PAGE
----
A full list of United States Consulates and the U.S. Embassy in Mexico City can be found here.
Usually, you can get by with English but some places farther down, it may be more difficult when traveling outside of resorts. Most touristy places speak enough English for you to easily get by. It is helpful to learn a few phrases like “please”, “thank you”, “how much is it”, etc. Google Translate is an incredibly helpful app you can install on your smartphone.
You do not need a visa when visiting Mexico
, however, travelers staying more than 72 hours beyond the “border zone” need a Mexico tourist card, also called an FMT. It is a government form declaring the length and purpose of your stay. If you are flying into Mexico or coming by cruise ship, your airline or ship will provide this for you. If you are driving across the border, you can obtain the form at the border.
United States citizens need a passport to return to the U.S. from Mexico. You can also use a passport card for travel to Mexico and Canada.
You can withdraw cash at ATMs all over Mexico. Some even offer US Dollars but most will be Mexican Pesos. Traveler’s checks are seldom used any more and can often be difficult to exchange. Credit cards are usually accepted in most major cities and shopping areas.
Just like in the United States, different regions have different types of food. In Mexico, some cultures like their food very spicy and some blander. There is almost always a selection of hot sauces at restaurants you can try if you want to spice things up a bit. If you aren’t sure about the level of spiciness, just ask.
110 volts is the standard in Mexico, the same as the United States. Visitors from other countries should bring an adapter if they do not user 110v.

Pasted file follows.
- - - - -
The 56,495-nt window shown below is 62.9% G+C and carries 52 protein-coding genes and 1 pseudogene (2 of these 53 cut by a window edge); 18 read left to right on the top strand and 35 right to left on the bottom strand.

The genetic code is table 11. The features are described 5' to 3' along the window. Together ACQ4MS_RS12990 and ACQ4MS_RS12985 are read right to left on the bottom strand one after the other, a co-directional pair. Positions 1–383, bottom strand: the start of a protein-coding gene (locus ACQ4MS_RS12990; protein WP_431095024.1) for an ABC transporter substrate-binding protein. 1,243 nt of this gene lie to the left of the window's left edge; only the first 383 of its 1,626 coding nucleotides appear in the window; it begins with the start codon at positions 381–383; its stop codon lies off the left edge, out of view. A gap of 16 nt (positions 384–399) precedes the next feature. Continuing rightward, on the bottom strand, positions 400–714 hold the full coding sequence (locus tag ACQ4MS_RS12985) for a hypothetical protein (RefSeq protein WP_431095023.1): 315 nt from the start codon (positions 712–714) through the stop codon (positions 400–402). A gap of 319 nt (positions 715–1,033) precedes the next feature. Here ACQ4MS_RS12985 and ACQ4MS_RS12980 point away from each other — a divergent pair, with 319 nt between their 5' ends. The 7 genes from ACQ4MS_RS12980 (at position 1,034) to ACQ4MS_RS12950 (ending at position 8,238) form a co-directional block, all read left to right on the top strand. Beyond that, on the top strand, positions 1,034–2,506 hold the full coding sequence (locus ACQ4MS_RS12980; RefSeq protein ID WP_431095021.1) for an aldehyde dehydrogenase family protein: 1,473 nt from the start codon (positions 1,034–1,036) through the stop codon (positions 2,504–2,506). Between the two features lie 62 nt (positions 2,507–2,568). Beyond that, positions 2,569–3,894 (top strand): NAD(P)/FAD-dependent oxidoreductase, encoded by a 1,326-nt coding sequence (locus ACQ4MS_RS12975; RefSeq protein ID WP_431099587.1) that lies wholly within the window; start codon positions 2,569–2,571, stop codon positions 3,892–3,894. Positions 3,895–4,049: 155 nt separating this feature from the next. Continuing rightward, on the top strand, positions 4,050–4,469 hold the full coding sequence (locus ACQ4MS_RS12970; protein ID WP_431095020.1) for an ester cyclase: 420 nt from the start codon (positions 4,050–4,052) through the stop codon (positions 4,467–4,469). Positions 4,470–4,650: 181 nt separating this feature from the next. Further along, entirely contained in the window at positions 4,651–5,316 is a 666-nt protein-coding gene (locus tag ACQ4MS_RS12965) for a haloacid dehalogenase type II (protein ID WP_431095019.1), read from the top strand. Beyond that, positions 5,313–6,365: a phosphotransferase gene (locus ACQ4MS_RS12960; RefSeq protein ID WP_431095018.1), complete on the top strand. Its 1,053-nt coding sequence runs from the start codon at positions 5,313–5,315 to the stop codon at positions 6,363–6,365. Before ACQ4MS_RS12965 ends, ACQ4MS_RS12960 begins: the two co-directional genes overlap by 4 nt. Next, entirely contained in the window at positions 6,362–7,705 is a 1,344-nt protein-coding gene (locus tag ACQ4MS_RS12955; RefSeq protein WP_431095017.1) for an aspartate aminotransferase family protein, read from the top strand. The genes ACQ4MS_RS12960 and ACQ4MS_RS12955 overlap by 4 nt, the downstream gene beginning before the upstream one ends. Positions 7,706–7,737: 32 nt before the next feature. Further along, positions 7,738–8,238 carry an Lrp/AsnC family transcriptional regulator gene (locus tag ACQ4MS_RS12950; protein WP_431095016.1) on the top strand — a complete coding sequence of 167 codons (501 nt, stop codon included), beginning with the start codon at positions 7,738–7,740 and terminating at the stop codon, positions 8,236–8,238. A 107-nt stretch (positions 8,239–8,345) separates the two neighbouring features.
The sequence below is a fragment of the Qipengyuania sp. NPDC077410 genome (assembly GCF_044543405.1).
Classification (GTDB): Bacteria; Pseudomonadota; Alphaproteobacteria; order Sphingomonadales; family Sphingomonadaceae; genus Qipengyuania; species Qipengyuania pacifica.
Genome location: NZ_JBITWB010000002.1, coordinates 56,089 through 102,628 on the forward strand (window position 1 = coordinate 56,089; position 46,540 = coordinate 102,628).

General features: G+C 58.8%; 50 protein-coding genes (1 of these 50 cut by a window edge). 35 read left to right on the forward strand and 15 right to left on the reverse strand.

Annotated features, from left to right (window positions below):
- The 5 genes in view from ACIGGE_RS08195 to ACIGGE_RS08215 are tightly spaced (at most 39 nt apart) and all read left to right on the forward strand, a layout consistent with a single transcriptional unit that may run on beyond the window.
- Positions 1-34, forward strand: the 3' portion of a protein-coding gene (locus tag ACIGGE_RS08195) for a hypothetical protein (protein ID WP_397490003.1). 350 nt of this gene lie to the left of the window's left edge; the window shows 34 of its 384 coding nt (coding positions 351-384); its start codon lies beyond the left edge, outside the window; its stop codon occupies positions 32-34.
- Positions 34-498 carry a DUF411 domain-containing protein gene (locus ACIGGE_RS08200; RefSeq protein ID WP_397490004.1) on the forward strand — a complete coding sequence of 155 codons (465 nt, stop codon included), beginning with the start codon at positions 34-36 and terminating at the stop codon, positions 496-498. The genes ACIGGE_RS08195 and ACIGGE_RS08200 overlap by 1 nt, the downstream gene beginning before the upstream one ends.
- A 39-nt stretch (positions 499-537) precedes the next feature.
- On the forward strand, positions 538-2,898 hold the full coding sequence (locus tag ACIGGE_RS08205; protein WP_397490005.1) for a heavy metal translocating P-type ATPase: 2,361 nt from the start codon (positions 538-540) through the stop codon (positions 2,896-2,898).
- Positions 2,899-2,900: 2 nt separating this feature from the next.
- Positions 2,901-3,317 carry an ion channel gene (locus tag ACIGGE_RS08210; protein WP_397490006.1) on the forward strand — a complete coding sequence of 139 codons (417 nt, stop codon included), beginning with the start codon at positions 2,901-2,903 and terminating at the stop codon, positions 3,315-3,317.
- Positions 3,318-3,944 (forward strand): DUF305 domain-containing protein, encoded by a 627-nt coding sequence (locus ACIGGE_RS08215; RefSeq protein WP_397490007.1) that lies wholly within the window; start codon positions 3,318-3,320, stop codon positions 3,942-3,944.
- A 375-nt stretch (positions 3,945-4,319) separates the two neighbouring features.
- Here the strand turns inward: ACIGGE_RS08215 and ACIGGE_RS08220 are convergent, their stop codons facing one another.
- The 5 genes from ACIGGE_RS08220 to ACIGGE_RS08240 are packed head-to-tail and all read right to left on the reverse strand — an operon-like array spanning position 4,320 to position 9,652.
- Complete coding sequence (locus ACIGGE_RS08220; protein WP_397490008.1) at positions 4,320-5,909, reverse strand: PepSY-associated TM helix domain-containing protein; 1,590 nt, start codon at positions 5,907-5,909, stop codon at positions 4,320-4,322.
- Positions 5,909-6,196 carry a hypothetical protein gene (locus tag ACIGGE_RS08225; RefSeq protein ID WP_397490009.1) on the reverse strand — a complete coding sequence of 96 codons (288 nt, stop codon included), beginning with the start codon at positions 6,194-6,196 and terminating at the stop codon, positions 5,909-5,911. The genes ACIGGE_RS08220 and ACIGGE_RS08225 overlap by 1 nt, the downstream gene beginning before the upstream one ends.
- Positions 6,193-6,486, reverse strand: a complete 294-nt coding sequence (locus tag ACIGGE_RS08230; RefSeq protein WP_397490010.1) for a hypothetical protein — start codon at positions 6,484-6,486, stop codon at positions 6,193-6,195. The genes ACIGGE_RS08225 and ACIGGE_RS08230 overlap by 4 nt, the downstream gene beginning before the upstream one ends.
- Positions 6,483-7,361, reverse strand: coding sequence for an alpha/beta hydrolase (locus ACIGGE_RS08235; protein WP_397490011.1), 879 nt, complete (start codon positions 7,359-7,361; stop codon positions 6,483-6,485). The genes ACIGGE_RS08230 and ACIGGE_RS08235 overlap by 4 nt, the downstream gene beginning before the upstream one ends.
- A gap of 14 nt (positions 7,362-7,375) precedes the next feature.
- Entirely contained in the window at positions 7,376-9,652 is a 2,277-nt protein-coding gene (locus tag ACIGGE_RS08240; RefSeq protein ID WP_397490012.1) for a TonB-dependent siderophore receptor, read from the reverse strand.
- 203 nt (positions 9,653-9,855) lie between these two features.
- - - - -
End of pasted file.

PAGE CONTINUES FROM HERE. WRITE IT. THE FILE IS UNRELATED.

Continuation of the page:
The legal age is 18 years old.
No, and don’t let them harass you into it either. Insist on a written ticket and go to the station to pay it. It is usually very inexpensive and if they know you are not going to give them money, they usually will let you go and not get a ticket if you didn’t do anything wrong. If they continue to harass you, take a photo of them and their badge and report them to the police station.
Absolutely and if you don’t you are missing out on some of the best food in Mexico! Obviously, use your own judgment but there are some wonderful finds and very inexpensive eats.
You shouldn’t, however, most reputable restaurants have filtered water and ice so it is safe to drink. When in doubt, ask for bottled water and make sure it comes to your table still sealed. Wherever you are staying should have bottled water available and if not, there are dozens of small markets in just about every town where it can be purchased. Don’t drink the tap water unless you are certain it’s filtered.
Most carriers let you roam on Mexico’s cell towers but always check with your carrier before you go, as the fees can really rack up if you don’t pay attention. Many carriers have add-on plans you can use while you travel.
Yes and No. Towns close to the border are usually fine using US Dollars or Mexican Pesos. As you get deeper into the country, however, many places only accept Mexican Pesos. Most ATMs will only dispense in Pesos but some will give out US Dollars.
Yes, but you need the proper documentation in case you are asked for it. Your veterinarian needs to issue a clean bill of health showing your pet has had all its vaccinations. The form is called International Certificate of Good Health (Form 77-043) and it essentially certifies your pet has been examined, is in good health, and is current on its vaccinations.
No, your US or Canadian based policy stops at the border. Most major insurance companies refer to sites like SmartGringo to get temporary insurance coverage
when making the trip across the border.